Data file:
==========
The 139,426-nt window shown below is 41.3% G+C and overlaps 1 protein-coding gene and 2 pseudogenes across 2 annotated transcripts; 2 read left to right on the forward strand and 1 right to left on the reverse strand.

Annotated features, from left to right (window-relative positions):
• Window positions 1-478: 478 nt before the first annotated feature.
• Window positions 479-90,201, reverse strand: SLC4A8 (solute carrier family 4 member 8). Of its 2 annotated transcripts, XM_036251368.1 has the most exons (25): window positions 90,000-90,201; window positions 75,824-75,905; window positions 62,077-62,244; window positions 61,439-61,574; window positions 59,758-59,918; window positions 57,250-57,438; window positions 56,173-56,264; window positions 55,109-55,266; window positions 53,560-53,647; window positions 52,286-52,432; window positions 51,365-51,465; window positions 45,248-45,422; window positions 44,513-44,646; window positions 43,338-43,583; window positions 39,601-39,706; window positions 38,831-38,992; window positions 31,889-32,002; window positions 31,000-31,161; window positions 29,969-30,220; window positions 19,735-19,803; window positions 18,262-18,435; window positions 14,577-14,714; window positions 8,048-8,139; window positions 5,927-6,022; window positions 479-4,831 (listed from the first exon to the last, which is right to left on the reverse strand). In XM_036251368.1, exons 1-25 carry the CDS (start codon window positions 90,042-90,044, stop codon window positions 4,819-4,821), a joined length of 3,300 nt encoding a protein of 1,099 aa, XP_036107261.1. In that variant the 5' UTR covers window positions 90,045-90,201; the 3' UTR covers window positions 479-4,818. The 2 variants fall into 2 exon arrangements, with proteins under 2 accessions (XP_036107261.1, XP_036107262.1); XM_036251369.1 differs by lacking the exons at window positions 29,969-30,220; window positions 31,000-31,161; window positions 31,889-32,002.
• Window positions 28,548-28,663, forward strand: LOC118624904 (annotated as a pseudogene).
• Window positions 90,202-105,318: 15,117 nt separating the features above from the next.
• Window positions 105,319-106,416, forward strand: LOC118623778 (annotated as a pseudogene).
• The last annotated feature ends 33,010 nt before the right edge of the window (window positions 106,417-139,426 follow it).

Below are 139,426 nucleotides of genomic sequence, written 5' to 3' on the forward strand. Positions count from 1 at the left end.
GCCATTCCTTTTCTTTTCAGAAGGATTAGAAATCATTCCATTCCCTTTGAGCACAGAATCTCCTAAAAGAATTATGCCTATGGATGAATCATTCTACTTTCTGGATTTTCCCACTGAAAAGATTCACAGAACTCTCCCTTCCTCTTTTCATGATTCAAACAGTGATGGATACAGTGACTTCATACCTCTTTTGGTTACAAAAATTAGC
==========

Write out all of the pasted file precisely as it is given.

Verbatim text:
The 139,426-nt window shown below is 41.3% G+C and overlaps 1 protein-coding gene and 2 pseudogenes across 2 annotated transcripts; 2 read left to right on the forward strand and 1 right to left on the reverse strand.

Annotated features, from left to right (window-relative positions):
• Window positions 1-478: 478 nt before the first annotated feature.
• Window positions 479-90,201, reverse strand: SLC4A8 (solute carrier family 4 member 8). Of its 2 annotated transcripts, XM_036251368.1 has the most exons (25): window positions 90,000-90,201; window positions 75,824-75,905; window positions 62,077-62,244; window positions 61,439-61,574; window positions 59,758-59,918; window positions 57,250-57,438; window positions 56,173-56,264; window positions 55,109-55,266; window positions 53,560-53,647; window positions 52,286-52,432; window positions 51,365-51,465; window positions 45,248-45,422; window positions 44,513-44,646; window positions 43,338-43,583; window positions 39,601-39,706; window positions 38,831-38,992; window positions 31,889-32,002; window positions 31,000-31,161; window positions 29,969-30,220; window positions 19,735-19,803; window positions 18,262-18,435; window positions 14,577-14,714; window positions 8,048-8,139; window positions 5,927-6,022; window positions 479-4,831 (listed from the first exon to the last, which is right to left on the reverse strand). In XM_036251368.1, exons 1-25 carry the CDS (start codon window positions 90,042-90,044, stop codon window positions 4,819-4,821), a joined length of 3,300 nt encoding a protein of 1,099 aa, XP_036107261.1. In that variant the 5' UTR covers window positions 90,045-90,201; the 3' UTR covers window positions 479-4,818. The 2 variants fall into 2 exon arrangements, with proteins under 2 accessions (XP_036107261.1, XP_036107262.1); XM_036251369.1 differs by lacking the exons at window positions 29,969-30,220; window positions 31,000-31,161; window positions 31,889-32,002.
• Window positions 28,548-28,663, forward strand: LOC118624904 (annotated as a pseudogene).
• Window positions 90,202-105,318: 15,117 nt separating the features above from the next.
• Window positions 105,319-106,416, forward strand: LOC118623778 (annotated as a pseudogene).
• The last annotated feature ends 33,010 nt before the right edge of the window (window positions 106,417-139,426 follow it).

Below are 139,426 nucleotides of genomic sequence, written 5' to 3' on the forward strand. Positions count from 1 at the left end.
GCCATTCCTTTTCTTTTCAGAAGGATTAGAAATCATTCCATTCCCTTTGAGCACAGAATCTCCTAAAAGAATTATGCCTATGGATGAATCATTCTACTTTCTGGATTTTCCCACTGAAAAGATTCACAGAACTCTCCCTTCCTCTTTTCATGATTCAAACAGTGATGGATACAGTGACTTCATACCTCTTTTGGTTACAAAAATTAGC